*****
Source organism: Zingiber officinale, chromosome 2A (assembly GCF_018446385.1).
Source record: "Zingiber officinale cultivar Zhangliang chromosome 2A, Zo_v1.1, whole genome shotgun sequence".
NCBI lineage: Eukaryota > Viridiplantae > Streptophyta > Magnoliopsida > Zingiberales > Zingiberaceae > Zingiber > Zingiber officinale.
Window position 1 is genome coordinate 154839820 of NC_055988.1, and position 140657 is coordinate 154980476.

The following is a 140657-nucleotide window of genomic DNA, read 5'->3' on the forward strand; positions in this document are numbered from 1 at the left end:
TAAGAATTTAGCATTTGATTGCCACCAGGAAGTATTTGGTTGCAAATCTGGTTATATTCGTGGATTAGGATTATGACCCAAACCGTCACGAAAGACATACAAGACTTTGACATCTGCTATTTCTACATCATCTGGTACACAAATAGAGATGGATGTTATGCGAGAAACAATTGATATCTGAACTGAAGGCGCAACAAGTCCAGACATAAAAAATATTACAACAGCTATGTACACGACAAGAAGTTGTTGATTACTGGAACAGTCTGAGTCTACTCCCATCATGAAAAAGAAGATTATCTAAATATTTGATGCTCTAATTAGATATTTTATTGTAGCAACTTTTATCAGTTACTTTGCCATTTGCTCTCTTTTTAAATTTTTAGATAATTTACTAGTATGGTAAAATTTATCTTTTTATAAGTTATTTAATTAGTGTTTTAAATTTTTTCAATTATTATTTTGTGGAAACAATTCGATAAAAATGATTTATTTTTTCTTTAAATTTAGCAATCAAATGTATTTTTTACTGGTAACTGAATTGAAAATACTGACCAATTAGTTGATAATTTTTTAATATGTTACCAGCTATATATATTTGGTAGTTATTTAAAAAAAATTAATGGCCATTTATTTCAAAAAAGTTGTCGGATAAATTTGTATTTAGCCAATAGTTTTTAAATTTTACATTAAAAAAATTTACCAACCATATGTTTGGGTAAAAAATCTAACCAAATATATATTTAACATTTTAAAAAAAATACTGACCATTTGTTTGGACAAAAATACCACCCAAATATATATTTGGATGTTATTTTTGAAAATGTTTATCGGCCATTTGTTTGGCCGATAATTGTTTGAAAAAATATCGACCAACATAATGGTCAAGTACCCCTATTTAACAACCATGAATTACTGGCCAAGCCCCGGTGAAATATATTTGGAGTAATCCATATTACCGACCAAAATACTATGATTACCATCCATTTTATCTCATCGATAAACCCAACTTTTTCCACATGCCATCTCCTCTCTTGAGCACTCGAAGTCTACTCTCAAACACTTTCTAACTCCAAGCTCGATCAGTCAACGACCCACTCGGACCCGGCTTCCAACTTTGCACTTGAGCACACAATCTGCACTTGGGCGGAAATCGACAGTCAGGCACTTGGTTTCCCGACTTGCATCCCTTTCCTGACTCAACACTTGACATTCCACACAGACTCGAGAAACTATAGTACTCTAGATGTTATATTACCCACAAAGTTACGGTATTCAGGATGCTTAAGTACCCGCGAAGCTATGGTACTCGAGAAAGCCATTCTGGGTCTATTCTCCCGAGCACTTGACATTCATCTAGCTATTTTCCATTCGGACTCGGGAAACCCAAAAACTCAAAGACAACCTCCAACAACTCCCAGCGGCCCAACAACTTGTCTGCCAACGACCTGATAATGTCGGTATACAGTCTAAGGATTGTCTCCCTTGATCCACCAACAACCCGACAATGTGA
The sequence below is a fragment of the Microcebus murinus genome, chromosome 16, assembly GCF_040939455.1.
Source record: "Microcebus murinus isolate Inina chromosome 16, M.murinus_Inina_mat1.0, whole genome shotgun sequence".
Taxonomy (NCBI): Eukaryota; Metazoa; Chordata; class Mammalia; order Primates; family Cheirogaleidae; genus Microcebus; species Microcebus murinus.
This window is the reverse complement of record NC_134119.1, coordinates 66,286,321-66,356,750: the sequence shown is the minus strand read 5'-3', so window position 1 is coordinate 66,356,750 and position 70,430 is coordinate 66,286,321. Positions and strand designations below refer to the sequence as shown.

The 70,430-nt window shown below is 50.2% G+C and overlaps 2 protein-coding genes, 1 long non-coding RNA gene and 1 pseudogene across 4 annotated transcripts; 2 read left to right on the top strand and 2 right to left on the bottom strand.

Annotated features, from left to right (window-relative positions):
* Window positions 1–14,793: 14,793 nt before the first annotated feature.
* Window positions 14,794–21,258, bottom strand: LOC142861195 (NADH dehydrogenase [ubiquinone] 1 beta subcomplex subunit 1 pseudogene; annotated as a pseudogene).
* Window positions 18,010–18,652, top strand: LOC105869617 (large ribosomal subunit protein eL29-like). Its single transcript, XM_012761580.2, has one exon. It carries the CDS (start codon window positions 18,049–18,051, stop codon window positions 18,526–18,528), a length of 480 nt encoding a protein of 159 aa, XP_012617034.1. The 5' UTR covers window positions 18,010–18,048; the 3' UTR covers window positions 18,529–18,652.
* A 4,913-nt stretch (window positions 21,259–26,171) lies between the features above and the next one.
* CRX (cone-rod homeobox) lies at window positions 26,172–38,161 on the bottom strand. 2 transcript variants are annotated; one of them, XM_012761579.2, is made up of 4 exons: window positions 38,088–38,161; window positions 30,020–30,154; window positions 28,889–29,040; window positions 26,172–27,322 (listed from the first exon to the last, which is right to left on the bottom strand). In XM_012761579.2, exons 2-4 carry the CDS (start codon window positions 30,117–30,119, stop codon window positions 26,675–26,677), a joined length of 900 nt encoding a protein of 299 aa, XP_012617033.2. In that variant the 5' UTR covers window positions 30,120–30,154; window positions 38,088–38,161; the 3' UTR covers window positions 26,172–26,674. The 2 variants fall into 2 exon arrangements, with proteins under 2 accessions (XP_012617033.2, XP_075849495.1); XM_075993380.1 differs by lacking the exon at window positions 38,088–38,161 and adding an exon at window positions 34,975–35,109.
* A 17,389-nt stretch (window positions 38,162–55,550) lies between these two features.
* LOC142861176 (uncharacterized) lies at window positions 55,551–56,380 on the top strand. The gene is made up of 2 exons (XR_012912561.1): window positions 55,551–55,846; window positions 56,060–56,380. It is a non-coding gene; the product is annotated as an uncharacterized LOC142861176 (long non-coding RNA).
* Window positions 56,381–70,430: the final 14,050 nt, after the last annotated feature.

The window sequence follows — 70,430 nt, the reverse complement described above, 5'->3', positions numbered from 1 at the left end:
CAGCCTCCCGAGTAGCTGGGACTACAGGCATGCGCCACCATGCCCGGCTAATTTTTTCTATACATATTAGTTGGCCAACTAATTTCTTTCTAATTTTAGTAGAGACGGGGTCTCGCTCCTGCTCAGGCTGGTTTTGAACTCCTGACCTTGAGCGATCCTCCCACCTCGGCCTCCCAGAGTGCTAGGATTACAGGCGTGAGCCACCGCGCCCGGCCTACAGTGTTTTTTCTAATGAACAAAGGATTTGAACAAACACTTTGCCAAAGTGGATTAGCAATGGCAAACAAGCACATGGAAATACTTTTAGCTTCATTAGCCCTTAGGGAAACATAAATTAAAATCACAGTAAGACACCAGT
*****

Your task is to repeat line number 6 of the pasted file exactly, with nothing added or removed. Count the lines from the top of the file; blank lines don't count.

TAAGAATTTAGCATTTGATTGCCACCAGGAAGTATTTGGTTGCAAATCTGGTTATATTCGTGGATTAGGATTATGACCCAAACCGTCACGAAAGACATACAAGACTTTGACATCTGCTATTTCTACATCATCTGGTACACAAATAGAGATGGATGTTATGCGAGAAACAATTGATATCTGAACTGAAGGCGCAACAAGTCCAGACATAAAAAATATTACAACAGCTATGTACACGACAAGAAGTTGTTGATTACTGGAACAGTCTGAGTCTACTCCCATCATGAAAAAGAAGATTATCTAAATATTTGATGCTCTAATTAGATATTTTATTGTAGCAACTTTTATCAGTTACTTTGCCATTTGCTCTCTTTTTAAATTTTTAGATAATTTACTAGTATGGTAAAATTTATCTTTTTATAAGTTATTTAATTAGTGTTTTAAATTTTTTCAATTATTATTTTGTGGAAACAATTCGATAAAAATGATTTATTTTTTCTTTAAATTTAGCAATCAAATGTATTTTTTACTGGTAACTGAATTGAAAATACTGACCAATTAGTTGATAATTTTTTAATATGTTACCAGCTATATATATTTGGTAGTTATTTAAAAAAAATTAATGGCCATTTATTTCAAAAAAGTTGTCGGATAAATTTGTATTTAGCCAATAGTTTTTAAATTTTACATTAAAAAAATTTACCAACCATATGTTTGGGTAAAAAATCTAACCAAATATATATTTAACATTTTAAAAAAAATACTGACCATTTGTTTGGACAAAAATACCACCCAAATATATATTTGGATGTTATTTTTGAAAATGTTTATCGGCCATTTGTTTGGCCGATAATTGTTTGAAAAAATATCGACCAACATAATGGTCAAGTACCCCTATTTAACAACCATGAATTACTGGCCAAGCCCCGGTGAAATATATTTGGAGTAATCCATATTACCGACCAAAATACTATGATTACCATCCATTTTATCTCATCGATAAACCCAACTTTTTCCACATGCCATCTCCTCTCTTGAGCACTCGAAGTCTACTCTCAAACACTTTCTAACTCCAAGCTCGATCAGTCAACGACCCACTCGGACCCGGCTTCCAACTTTGCACTTGAGCACACAATCTGCACTTGGGCGGAAATCGACAGTCAGGCACTTGGTTTCCCGACTTGCATCCCTTTCCTGACTCAACACTTGACATTCCACACAGACTCGAGAAACTATAGTACTCTAGATGTTATATTACCCACAAAGTTACGGTATTCAGGATGCTTAAGTACCCGCGAAGCTATGGTACTCGAGAAAGCCATTCTGGGTCTATTCTCCCGAGCACTTGACATTCATCTAGCTATTTTCCATTCGGACTCGGGAAACCCAAAAACTCAAAGACAACCTCCAACAACTCCCAGCGGCCCAACAACTTGTCTGCCAACGACCTGATAATGTCGGTATACAGTCTAAGGATTGTCTCCCTTGATCCACCAACAACCCGACAATGTGA